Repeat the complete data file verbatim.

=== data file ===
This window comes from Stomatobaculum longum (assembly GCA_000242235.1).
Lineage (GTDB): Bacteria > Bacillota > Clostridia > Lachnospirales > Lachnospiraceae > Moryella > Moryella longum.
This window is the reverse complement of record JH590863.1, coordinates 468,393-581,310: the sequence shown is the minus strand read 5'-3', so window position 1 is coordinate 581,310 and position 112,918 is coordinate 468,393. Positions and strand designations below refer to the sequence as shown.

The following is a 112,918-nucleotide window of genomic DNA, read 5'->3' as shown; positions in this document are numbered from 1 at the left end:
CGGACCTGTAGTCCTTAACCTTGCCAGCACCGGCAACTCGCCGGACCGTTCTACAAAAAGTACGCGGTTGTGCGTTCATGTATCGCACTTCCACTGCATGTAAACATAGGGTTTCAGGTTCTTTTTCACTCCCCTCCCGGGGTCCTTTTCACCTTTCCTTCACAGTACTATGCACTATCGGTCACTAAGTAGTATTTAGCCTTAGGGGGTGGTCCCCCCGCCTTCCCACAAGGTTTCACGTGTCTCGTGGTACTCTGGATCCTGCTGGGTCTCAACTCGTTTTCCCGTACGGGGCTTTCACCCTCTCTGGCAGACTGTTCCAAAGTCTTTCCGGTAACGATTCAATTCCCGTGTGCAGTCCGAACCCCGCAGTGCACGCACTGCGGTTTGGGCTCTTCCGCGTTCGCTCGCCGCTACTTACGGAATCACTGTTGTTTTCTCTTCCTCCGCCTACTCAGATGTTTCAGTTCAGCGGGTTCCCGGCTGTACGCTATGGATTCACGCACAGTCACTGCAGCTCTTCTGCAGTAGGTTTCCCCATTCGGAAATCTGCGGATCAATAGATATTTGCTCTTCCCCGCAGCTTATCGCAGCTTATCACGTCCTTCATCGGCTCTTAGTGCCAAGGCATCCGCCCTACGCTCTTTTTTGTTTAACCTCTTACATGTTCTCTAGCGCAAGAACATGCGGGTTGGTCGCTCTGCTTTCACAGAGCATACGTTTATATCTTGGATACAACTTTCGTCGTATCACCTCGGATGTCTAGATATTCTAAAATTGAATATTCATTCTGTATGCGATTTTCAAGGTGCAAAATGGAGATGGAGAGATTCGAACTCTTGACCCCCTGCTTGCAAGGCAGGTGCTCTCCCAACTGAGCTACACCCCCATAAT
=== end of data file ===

This window comes from Stomatobaculum longum (assembly GCA_000242235.1).
Lineage (GTDB): Bacteria > Bacillota > Clostridia > Lachnospirales > Lachnospiraceae > Moryella > Moryella longum.
This window is the reverse complement of record JH590863.1, coordinates 468,393-581,310: the sequence shown is the minus strand read 5'-3', so window position 1 is coordinate 581,310 and position 112,918 is coordinate 468,393. Positions and strand designations below refer to the sequence as shown.

The following is a 112,918-nucleotide window of genomic DNA, read 5'->3' as shown; positions in this document are numbered from 1 at the left end:
CGGACCTGTAGTCCTTAACCTTGCCAGCACCGGCAACTCGCCGGACCGTTCTACAAAAAGTACGCGGTTGTGCGTTCATGTATCGCACTTCCACTGCATGTAAACATAGGGTTTCAGGTTCTTTTTCACTCCCCTCCCGGGGTCCTTTTCACCTTTCCTTCACAGTACTATGCACTATCGGTCACTAAGTAGTATTTAGCCTTAGGGGGTGGTCCCCCCGCCTTCCCACAAGGTTTCACGTGTCTCGTGGTACTCTGGATCCTGCTGGGTCTCAACTCGTTTTCCCGTACGGGGCTTTCACCCTCTCTGGCAGACTGTTCCAAAGTCTTTCCGGTAACGATTCAATTCCCGTGTGCAGTCCGAACCCCGCAGTGCACGCACTGCGGTTTGGGCTCTTCCGCGTTCGCTCGCCGCTACTTACGGAATCACTGTTGTTTTCTCTTCCTCCGCCTACTCAGATGTTTCAGTTCAGCGGGTTCCCGGCTGTACGCTATGGATTCACGCACAGTCACTGCAGCTCTTCTGCAGTAGGTTTCCCCATTCGGAAATCTGCGGATCAATAGATATTTGCTCTTCCCCGCAGCTTATCGCAGCTTATCACGTCCTTCATCGGCTCTTAGTGCCAAGGCATCCGCCCTACGCTCTTTTTTGTTTAACCTCTTACATGTTCTCTAGCGCAAGAACATGCGGGTTGGTCGCTCTGCTTTCACAGAGCATACGTTTATATCTTGGATACAACTTTCGTCGTATCACCTCGGATGTCTAGATATTCTAAAATTGAATATTCATTCTGTATGCGATTTTCAAGGTGCAAAATGGAGATGGAGAGATTCGAACTCTTGACCCCCTGCTTGCAAGGCAGGTGCTCTCCCAACTGAGCTACACCCCCATAAT